Hardcore Swimmer of the Month is a recurring SwimSwam feature shedding light on a U.S.-based swimmer or water polo player who has proven themselves truly hardcore over the past month. As with any item of recognition, Hardcore Swimmer of the Month is a subjective exercise meant to highlight one athlete whose work holds noteworthy context – perhaps a swimmer who was visibly outperforming other swimmers over the month, or one whose accomplishements slipped through the cracks among other high-profile swims. If your favorite athlete wasn’t selected, feel free to respectfully recognize them in our comment section.
February and March look like locks for perhaps the year’s toughest competition for our Hardcore Swimmer of the Month honors, with college conference and national championship events taking place almost every weekend of both months.
Late February was a slew of conference, NCAA and American records, some expected, some not (hello Katie Ledecky‘s 400 IM and Ally Howe‘s 100 back). And while there’s certainly a case to be made for surprise records, this month, we’re highlighting a swim that wasn’t so unexpected, but rather carries weight for its incredible historic dominance. And when you’re outdoing Katie Ledecky in historical dominance, you know you’re doing something right.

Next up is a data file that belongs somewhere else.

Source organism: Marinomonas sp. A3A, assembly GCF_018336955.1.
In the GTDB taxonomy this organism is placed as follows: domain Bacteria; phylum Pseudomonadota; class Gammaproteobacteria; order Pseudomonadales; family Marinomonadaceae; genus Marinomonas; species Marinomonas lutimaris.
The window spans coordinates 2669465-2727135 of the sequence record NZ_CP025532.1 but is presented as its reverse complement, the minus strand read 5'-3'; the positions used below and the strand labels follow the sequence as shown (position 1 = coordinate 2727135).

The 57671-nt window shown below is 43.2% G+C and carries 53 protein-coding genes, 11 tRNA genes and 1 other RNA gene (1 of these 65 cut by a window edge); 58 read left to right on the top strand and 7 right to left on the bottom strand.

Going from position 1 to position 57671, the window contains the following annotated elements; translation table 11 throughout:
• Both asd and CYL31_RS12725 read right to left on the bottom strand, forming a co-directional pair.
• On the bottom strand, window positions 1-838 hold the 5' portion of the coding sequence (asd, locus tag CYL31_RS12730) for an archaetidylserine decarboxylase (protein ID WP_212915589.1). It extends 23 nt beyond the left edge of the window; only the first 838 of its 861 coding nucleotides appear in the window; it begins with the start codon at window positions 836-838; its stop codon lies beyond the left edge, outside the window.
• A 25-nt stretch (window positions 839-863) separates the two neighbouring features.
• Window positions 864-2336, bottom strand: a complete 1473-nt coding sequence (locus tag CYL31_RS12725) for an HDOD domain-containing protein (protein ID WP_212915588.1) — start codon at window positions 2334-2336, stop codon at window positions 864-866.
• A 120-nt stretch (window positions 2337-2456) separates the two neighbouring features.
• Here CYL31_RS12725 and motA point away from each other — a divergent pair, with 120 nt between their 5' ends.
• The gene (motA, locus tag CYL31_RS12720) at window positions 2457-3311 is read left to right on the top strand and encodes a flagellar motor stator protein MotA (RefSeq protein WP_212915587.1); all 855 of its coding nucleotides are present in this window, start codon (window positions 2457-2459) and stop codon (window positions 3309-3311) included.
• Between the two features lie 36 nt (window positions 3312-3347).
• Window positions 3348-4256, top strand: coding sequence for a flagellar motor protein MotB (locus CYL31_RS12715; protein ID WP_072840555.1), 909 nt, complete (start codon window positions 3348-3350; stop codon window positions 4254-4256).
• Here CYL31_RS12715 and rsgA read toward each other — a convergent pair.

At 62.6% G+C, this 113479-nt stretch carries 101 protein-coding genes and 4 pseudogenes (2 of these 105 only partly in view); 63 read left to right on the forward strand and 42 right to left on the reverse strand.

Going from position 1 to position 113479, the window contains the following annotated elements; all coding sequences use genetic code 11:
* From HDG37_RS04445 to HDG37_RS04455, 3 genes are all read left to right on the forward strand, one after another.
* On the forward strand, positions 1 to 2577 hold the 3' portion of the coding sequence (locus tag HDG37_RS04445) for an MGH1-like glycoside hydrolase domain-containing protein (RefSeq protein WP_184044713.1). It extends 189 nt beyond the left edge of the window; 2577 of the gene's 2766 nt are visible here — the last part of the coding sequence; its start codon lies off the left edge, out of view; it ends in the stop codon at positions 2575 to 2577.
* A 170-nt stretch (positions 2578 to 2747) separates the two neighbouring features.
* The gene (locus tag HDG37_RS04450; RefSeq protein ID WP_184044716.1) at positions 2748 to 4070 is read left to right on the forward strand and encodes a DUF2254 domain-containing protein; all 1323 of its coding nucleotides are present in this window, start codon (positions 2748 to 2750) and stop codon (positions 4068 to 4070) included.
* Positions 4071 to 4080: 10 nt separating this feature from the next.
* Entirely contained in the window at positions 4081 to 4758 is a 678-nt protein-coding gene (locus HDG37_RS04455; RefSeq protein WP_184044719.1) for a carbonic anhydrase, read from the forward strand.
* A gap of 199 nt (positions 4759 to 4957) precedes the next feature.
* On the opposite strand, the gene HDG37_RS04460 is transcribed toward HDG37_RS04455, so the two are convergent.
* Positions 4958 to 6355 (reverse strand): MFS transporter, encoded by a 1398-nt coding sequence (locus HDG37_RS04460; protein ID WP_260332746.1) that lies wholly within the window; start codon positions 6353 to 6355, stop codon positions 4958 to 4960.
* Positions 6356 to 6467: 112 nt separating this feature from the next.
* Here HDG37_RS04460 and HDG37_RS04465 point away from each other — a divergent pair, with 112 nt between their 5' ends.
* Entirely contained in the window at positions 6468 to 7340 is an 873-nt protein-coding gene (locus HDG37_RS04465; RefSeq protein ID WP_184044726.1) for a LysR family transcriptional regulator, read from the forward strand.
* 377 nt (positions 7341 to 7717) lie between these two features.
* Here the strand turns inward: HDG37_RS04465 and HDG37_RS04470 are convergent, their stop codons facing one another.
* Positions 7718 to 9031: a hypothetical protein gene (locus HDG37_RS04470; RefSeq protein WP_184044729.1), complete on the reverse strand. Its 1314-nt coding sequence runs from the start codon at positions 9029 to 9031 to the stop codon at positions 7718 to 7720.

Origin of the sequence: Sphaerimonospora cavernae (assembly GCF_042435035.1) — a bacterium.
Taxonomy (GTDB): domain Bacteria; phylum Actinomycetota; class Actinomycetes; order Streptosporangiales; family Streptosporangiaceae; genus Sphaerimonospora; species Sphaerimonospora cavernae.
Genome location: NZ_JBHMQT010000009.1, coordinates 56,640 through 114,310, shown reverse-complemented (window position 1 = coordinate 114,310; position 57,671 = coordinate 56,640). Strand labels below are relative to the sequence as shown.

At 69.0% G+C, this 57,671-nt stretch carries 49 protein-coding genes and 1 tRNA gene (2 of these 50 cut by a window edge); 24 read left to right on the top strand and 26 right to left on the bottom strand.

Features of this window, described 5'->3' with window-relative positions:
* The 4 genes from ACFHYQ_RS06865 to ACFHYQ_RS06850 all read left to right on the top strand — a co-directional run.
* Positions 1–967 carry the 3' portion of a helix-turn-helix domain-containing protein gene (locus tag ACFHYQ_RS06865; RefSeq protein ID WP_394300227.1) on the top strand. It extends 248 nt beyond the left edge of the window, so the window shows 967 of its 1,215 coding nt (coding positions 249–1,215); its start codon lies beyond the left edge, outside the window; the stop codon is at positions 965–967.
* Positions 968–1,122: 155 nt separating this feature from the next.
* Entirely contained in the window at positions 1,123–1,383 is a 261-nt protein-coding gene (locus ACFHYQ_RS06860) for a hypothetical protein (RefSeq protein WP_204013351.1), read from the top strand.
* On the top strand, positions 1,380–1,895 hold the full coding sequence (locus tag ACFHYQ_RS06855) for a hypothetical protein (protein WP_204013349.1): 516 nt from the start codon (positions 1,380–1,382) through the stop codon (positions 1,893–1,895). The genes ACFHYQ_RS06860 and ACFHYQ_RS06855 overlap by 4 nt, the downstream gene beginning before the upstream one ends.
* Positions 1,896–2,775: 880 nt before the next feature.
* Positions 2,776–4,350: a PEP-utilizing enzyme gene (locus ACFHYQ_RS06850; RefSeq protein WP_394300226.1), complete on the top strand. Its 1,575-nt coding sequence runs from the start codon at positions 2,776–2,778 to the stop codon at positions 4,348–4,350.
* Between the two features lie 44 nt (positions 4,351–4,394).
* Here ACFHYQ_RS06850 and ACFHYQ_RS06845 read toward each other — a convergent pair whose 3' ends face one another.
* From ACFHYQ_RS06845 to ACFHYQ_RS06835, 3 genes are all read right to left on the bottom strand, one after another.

King’s crowning swim of the month was a 56.30 in the 100 breaststroke that shattered the fastest swim ever on record. As of last March, King was the only swimmer ever under 57 in the event, and less than a year later, she’s threatening to be the first ever under 56. King is now the fastest 100 breaststroker ever by .93 seconds and one of just seven swimmers ever to break even 58.
But King wasn’t done yet. She won the marquee matchup of the Big Ten Conference with a Big Ten meet record 2:04.03 in the 200 breast, toughing out a win against Canadian Olympian Kierra Smith as the two swam the 2nd- and 5th-fastest 200 breaststrokes of all-time.
King also put up the fastest breaststroke relay splits in history, going 56.53 on the winning 400 medley relay and 25.55 on the second-place 200 medley relay. And to top it all off, King won the 200 IM in 1:55.49 to seal Big Ten Swimmer of the Championships honors and make her a three-event scoring threat at NCAAs.
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